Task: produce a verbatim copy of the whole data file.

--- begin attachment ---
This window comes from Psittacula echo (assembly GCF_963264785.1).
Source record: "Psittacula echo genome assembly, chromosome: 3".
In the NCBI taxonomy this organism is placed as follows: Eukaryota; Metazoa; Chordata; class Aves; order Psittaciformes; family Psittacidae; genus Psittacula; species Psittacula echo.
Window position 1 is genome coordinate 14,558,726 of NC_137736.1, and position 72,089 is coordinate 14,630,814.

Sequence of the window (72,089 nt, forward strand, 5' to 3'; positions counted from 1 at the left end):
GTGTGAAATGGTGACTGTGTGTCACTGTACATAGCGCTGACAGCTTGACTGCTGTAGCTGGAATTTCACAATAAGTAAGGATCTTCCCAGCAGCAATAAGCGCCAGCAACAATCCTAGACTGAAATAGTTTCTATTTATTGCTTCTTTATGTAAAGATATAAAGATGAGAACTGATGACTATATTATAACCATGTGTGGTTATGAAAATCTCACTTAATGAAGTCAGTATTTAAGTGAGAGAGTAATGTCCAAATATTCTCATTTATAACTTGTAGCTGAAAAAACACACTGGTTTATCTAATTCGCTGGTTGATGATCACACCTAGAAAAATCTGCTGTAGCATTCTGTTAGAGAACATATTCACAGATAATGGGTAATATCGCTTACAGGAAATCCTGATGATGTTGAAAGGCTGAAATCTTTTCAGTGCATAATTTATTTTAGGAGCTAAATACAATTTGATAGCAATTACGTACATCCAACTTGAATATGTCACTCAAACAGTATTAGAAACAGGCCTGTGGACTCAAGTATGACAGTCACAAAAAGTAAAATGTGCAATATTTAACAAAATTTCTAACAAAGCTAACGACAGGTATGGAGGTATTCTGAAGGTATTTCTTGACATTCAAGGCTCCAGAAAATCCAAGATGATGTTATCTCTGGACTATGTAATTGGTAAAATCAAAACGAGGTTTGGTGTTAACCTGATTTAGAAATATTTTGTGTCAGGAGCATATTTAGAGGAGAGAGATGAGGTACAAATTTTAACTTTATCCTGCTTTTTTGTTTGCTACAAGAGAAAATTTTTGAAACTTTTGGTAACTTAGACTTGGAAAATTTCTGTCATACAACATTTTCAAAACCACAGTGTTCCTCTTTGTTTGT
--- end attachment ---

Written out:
This window comes from Psittacula echo (assembly GCF_963264785.1).
Source record: "Psittacula echo genome assembly, chromosome: 3".
In the NCBI taxonomy this organism is placed as follows: Eukaryota; Metazoa; Chordata; class Aves; order Psittaciformes; family Psittacidae; genus Psittacula; species Psittacula echo.
Window position 1 is genome coordinate 14,558,726 of NC_137736.1, and position 72,089 is coordinate 14,630,814.

Sequence of the window (72,089 nt, forward strand, 5' to 3'; positions counted from 1 at the left end):
GTGTGAAATGGTGACTGTGTGTCACTGTACATAGCGCTGACAGCTTGACTGCTGTAGCTGGAATTTCACAATAAGTAAGGATCTTCCCAGCAGCAATAAGCGCCAGCAACAATCCTAGACTGAAATAGTTTCTATTTATTGCTTCTTTATGTAAAGATATAAAGATGAGAACTGATGACTATATTATAACCATGTGTGGTTATGAAAATCTCACTTAATGAAGTCAGTATTTAAGTGAGAGAGTAATGTCCAAATATTCTCATTTATAACTTGTAGCTGAAAAAACACACTGGTTTATCTAATTCGCTGGTTGATGATCACACCTAGAAAAATCTGCTGTAGCATTCTGTTAGAGAACATATTCACAGATAATGGGTAATATCGCTTACAGGAAATCCTGATGATGTTGAAAGGCTGAAATCTTTTCAGTGCATAATTTATTTTAGGAGCTAAATACAATTTGATAGCAATTACGTACATCCAACTTGAATATGTCACTCAAACAGTATTAGAAACAGGCCTGTGGACTCAAGTATGACAGTCACAAAAAGTAAAATGTGCAATATTTAACAAAATTTCTAACAAAGCTAACGACAGGTATGGAGGTATTCTGAAGGTATTTCTTGACATTCAAGGCTCCAGAAAATCCAAGATGATGTTATCTCTGGACTATGTAATTGGTAAAATCAAAACGAGGTTTGGTGTTAACCTGATTTAGAAATATTTTGTGTCAGGAGCATATTTAGAGGAGAGAGATGAGGTACAAATTTTAACTTTATCCTGCTTTTTTGTTTGCTACAAGAGAAAATTTTTGAAACTTTTGGTAACTTAGACTTGGAAAATTTCTGTCATACAACATTTTCAAAACCACAGTGTTCCTCTTTGTTTGT